Mesenchymal stromal cells (MSC) offer great potential for therapeutic application since they combine a number of biological properties such as multilineage differentiation, stromal support, immunomodulation, and secretion of trophic factors [1–3]. Due to the low frequency within tissues, in general ex vivo expansion is required to achieve a clinically-relevant cell dose. This has to comply with good manufacturing practice (GMP) guidelines. Fetal bovine serum (FBS) used in many protocols, however, is critically rated by the regulatory authorities due to the possible transmission of extraneous agents as well as the risk of triggering host immune responses comprising the therapeutic success [4–7]. A chemically-defined medium sufficiently mimicking serum compounds to provide growth and attachment factors, buffering and detoxifying agents, is still under development [5, 8, 9]. Currently human supplements, including platelet derivatives and human serum from autologous, allogeneic or cord blood sources, are assessed in pre- and clinical studies to replace FBS [8, 9]. We have previously demonstrated that pooled human serum (HS), human platelet lysate (pHPL) and thrombin-activated platelet releasate in plasma (tPRP) are promising alternatives to FBS and support the main characteristics of MSC [10–13]. Interestingly, HS, tPRP and pHPL all promoted the proliferation of MSC from adipose tissue (lipoaspirate, LA-MSC) to a comparable extent . However, bone marrow-derived MSC (BM-MSC) proliferation was significantly enforced solely by pHPL . The different proliferative responses raised three questions: i) which bioactive proteins differ in the lysate and the releasate, ii) do these proteins exert different effects on LA- and BM-MSC, and (iii) can we extrapolate these findings to optimize chemically-defined MSC media?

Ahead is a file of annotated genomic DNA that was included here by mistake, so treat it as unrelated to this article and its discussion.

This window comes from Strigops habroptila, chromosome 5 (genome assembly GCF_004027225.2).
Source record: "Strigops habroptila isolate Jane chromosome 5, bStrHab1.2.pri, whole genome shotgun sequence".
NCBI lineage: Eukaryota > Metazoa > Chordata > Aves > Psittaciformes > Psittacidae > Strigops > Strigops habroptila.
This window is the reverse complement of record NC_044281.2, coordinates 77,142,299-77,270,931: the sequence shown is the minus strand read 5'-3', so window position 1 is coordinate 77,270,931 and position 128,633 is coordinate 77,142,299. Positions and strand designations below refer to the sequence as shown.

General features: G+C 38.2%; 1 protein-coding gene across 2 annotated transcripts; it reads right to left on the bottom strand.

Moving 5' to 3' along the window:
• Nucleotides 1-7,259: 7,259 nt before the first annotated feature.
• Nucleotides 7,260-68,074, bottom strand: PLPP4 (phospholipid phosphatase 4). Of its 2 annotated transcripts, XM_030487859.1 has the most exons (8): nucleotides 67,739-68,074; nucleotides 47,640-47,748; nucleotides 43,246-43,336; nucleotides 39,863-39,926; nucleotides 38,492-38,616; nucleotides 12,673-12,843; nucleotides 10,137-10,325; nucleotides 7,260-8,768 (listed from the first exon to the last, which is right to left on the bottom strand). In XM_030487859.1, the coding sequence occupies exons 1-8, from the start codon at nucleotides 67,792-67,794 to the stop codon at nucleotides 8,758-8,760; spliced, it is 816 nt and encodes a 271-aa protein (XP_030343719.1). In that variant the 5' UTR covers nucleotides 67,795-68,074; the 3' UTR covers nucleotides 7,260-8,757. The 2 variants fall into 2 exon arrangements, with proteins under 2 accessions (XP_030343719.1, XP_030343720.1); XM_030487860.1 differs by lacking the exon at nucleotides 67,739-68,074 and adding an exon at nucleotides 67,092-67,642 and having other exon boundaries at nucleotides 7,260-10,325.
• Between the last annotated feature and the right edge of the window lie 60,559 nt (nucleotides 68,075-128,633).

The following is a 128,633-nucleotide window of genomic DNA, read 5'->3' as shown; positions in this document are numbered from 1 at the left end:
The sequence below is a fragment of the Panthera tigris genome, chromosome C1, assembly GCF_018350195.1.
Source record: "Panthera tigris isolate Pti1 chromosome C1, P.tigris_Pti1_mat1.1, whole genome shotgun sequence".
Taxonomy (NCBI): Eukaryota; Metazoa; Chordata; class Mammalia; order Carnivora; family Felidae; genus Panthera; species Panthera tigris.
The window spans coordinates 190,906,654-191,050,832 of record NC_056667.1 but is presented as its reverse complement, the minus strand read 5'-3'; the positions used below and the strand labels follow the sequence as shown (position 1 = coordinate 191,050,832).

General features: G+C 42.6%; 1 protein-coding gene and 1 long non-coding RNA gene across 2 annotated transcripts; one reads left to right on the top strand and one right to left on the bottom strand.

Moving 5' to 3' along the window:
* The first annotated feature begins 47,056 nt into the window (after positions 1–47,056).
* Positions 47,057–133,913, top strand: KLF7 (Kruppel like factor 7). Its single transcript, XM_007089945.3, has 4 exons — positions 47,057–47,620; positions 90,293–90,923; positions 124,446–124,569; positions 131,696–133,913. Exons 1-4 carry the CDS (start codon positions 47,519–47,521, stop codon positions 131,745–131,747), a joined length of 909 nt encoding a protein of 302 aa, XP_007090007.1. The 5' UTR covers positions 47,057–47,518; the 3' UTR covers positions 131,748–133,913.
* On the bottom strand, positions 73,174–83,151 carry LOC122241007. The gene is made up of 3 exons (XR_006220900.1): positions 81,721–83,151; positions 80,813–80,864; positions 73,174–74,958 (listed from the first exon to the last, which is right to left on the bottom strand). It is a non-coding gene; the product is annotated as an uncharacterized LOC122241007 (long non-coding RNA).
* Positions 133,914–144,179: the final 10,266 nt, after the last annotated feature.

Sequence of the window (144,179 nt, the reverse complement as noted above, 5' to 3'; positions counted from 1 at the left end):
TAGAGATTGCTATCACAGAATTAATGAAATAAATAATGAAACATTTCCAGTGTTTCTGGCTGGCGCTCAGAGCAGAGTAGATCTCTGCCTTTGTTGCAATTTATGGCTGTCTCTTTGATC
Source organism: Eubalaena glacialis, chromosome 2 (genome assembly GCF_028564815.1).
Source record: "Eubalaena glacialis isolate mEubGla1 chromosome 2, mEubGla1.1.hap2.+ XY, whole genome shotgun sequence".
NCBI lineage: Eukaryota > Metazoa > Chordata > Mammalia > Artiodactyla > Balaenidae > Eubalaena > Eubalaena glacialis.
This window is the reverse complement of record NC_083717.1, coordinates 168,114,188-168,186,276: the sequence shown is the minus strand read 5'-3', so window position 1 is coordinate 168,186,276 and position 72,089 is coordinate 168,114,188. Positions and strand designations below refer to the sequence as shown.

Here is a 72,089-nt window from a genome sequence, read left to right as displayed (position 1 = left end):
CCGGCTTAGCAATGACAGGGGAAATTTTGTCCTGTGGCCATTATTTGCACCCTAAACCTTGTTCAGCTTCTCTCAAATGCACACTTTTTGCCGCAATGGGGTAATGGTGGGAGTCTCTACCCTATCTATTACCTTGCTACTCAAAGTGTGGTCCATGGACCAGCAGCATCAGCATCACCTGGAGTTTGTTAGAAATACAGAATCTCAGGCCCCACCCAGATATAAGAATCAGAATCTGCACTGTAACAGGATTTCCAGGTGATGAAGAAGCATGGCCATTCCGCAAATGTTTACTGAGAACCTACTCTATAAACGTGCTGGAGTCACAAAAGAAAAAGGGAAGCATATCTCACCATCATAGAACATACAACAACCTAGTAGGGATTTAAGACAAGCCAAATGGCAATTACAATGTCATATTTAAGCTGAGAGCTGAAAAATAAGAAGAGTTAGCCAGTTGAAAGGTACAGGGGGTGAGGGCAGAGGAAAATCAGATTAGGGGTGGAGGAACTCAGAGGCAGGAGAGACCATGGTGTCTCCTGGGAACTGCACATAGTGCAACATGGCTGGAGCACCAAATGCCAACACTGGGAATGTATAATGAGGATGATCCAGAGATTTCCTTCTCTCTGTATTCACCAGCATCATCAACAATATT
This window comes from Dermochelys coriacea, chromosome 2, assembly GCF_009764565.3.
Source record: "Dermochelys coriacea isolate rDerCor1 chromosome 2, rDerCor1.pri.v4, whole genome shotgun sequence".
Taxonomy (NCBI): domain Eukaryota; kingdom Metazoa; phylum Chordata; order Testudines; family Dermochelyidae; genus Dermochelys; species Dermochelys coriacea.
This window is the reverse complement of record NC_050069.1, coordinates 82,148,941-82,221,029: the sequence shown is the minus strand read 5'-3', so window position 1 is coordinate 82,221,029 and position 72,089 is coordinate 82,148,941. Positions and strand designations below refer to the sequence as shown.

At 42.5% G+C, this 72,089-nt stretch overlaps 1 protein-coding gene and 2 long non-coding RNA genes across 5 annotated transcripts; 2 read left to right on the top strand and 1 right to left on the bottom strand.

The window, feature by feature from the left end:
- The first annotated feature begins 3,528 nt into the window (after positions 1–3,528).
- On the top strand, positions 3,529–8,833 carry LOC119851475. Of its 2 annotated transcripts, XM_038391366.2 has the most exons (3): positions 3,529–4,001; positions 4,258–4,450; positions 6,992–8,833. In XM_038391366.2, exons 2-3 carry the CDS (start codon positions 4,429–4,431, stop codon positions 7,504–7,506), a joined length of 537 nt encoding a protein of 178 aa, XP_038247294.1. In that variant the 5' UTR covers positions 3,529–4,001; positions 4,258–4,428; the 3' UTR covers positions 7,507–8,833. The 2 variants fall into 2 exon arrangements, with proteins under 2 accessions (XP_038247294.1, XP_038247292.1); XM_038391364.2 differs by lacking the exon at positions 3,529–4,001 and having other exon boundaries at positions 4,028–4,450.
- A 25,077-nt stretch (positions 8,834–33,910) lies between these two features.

Human serum and platelet granules contain various growth factors capable of promoting cell proliferation and tissue regeneration . Identification and characterization of these factors was markedly achieved by bioinformatic approaches integrating proteomic data sets from plasma, serum, the entire platelet proteome and specific subproteomes with functional data [14–18]. These analyses have provided a comprehensive list of platelet and plasma proteins and as such contributed significantly to our current biomolecular understanding of these components and their function in the human body. They support a systems biology view on platelet protein function, network modules and enable evaluation of upcoming data sets [19, 20].
Aiming to answer our questions we analyzed pHPL and tPRP with a differential proteomic approach and related the data to an in-depth catalog of human platelet proteins . Upon integrating our own data with existing datasets on platelet factors differentially released upon activation [18, 20–23], resulting potential bioactive proteins were functionally assessed on LA- and BM-MSC in vitro proliferation.